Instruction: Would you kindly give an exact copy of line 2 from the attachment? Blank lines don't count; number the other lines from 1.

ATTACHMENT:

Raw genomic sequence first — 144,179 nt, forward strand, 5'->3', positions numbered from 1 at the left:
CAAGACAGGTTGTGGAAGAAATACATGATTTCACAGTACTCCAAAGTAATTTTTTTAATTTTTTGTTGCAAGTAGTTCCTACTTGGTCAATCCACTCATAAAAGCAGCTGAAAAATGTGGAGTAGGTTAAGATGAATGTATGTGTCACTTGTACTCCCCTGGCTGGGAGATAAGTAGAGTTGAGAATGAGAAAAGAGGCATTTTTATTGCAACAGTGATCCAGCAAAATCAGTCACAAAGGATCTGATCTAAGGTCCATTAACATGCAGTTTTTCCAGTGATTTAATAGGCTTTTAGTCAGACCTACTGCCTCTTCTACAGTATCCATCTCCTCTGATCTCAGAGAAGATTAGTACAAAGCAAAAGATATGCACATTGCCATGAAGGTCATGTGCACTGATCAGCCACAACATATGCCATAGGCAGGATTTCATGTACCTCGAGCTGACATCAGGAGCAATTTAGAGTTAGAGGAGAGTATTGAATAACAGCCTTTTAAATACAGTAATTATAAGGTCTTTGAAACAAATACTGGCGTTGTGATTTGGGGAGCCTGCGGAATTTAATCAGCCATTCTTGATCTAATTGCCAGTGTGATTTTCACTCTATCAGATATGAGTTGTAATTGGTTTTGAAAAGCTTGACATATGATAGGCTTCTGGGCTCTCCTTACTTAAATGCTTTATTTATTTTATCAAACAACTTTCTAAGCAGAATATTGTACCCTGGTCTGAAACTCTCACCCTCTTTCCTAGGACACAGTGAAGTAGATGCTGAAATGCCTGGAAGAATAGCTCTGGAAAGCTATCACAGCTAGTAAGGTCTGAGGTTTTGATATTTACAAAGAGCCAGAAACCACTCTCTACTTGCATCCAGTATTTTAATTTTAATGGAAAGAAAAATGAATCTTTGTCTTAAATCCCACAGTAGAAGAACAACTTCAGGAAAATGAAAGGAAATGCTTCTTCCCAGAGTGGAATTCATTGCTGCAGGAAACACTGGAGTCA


CAAGACAGGTTGTGGAAGAAATACATGATTTCACAGTACTCCAAAGTAATTTTTTTAATTTTTTGTTGCAAGTAGTTCCTACTTGGTCAATCCACTCATAAAAGCAGCTGAAAAATGTGGAGTAGGTTAAGATGAATGTATGTGTCACTTGTACTCCCCTGGCTGGGAGATAAGTAGAGTTGAGAATGAGAAAAGAGGCATTTTTATTGCAACAGTGATCCAGCAAAATCAGTCACAAAGGATCTGATCTAAGGTCCATTAACATGCAGTTTTTCCAGTGATTTAATAGGCTTTTAGTCAGACCTACTGCCTCTTCTACAGTATCCATCTCCTCTGATCTCAGAGAAGATTAGTACAAAGCAAAAGATATGCACATTGCCATGAAGGTCATGTGCACTGATCAGCCACAACATATGCCATAGGCAGGATTTCATGTACCTCGAGCTGACATCAGGAGCAATTTAGAGTTAGAGGAGAGTATTGAATAACAGCCTTTTAAATACAGTAATTATAAGGTCTTTGAAACAAATACTGGCGTTGTGATTTGGGGAGCCTGCGGAATTTAATCAGCCATTCTTGATCTAATTGCCAGTGTGATTTTCACTCTATCAGATATGAGTTGTAATTGGTTTTGAAAAGCTTGACATATGATAGGCTTCTGGGCTCTCCTTACTTAAATGCTTTATTTATTTTATCAAACAACTTTCTAAGCAGAATATTGTACCCTGGTCTGAAACTCTCACCCTCTTTCCTAGGACACAGTGAAGTAGATGCTGAAATGCCTGGAAGAATAGCTCTGGAAAGCTATCACAGCTAGTAAGGTCTGAGGTTTTGATATTTACAAAGAGCCAGAAACCACTCTCTACTTGCATCCAGTATTTTAATTTTAATGGAAAGAAAAATGAATCTTTGTCTTAAATCCCACAGTAGAAGAACAACTTCAGGAAAATGAAAGGAAATGCTTCTTCCCAGAGTGGAATTCATTGCTGCAGGAAACACTGGAGTCA